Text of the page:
I wonder if “Race Against Time” would be publishable, through traditional means, in this decade, especially if Anthony were an unknown. Some have openly called it racist because he uses race as a device to accentuate “conformists” to “individualism”, but it was never meant to be about race.

When I say that Piers Anthony influenced my writing today, I mean that if you take the time to read between the lines of my stories you will find a deeper meaning. It isn’t just about a pretty leaf, or a scarecrow, or death. There is something behind it, some deeper meaning, even if that deeper meaning is “pay attention, ask questions, think for yourself.” Especially with my “Eversword Saga“.

I only hope that I can do half as well as Anthony, and others, did.

Have you hugged your favorite author today?

I don’t mean literally, of course. But have you sent them a note? A tweet? A virtual high five?

One of the best things about this day and age is how easy it is to contact people and let them know how amazing you think their work is.

When I was little I read “Dragon on a Pedestal” by Piers Anthony. I absolutely fell in love with Xanth, the magic, the creatures and the puns. But when I got to the end of the book and found the authors note where he acknowledged his fans, their contributed puns, and said he answered every single fan letter that he could… As a little girl I couldn’t write to him. I didn’t have access to stamps and delivery boxes, and I had no idea where to send it.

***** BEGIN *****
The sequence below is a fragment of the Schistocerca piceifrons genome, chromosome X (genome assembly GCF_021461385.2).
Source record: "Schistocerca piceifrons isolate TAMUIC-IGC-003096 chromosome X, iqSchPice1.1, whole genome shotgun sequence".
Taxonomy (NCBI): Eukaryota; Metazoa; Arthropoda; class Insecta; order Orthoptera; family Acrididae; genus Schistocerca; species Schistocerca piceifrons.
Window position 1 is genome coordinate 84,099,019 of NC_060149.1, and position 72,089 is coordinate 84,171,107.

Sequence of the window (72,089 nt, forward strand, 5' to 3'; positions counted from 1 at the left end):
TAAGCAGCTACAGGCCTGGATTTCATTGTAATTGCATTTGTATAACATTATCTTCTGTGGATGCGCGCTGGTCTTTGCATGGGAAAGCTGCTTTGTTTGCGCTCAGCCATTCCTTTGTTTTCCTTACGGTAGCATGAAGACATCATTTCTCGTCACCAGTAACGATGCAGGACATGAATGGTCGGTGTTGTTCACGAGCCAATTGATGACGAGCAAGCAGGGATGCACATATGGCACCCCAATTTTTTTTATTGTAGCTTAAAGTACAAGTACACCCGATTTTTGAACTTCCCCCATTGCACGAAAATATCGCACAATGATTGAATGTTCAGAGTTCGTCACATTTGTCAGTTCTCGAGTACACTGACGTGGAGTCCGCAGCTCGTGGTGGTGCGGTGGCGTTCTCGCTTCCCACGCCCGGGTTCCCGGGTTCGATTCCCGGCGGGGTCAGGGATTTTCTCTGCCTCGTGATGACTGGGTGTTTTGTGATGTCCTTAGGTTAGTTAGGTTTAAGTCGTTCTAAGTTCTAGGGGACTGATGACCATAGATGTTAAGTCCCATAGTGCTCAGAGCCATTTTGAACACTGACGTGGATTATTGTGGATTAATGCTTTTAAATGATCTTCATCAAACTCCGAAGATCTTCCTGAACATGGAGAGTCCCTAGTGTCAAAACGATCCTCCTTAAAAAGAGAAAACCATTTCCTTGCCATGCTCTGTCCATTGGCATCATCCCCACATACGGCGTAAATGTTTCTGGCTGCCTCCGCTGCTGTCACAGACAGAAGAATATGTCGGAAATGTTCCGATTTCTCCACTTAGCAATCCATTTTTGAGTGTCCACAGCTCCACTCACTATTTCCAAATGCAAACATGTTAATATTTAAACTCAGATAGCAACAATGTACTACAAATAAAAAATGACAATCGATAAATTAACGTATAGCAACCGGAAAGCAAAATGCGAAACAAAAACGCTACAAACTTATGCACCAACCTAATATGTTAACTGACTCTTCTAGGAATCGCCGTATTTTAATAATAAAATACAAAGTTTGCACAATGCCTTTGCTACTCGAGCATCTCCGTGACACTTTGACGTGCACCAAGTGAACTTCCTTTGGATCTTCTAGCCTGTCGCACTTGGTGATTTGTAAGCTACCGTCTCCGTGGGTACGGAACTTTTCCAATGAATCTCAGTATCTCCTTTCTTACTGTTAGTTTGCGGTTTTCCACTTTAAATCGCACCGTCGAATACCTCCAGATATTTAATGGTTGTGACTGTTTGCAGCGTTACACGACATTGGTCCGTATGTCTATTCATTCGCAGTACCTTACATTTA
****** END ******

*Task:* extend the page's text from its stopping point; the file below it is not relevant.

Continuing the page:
Last year I finally wrote to him. It was an email, and I had a reply in less then a week. Something that could never be done when I was a little girl.

I follow a lot of my favorite authors on Twitter, Tumbler, blogs and goodreads. I’ve sent them quick tweets, gotten replies, and sometimes conversations. I feel like I know many of them as individuals. And it just makes me want to read their books even more.

The best way to give your favorite author an internet hug is to give them a nice review on their book so others can find them as you did.

And if you are a writer, artist, photographer, filmographer, etc. Show your fans some love, too. It can only help your career.

Worldly Reflections

As I am writing my NaNoWriMo stories I am actually realizing just how much of my viewpoint on the world around me is entering my writing.

This isn’t unusual. Piers Anthony (who I grew up reading, and is one of the authors that inspired me to become a writer) often had story lines that touched on his thoughts about religion, ecology, environment, and relationships. Not that all of his characters shared or reflected his own view points on the issues, just that the themes are there.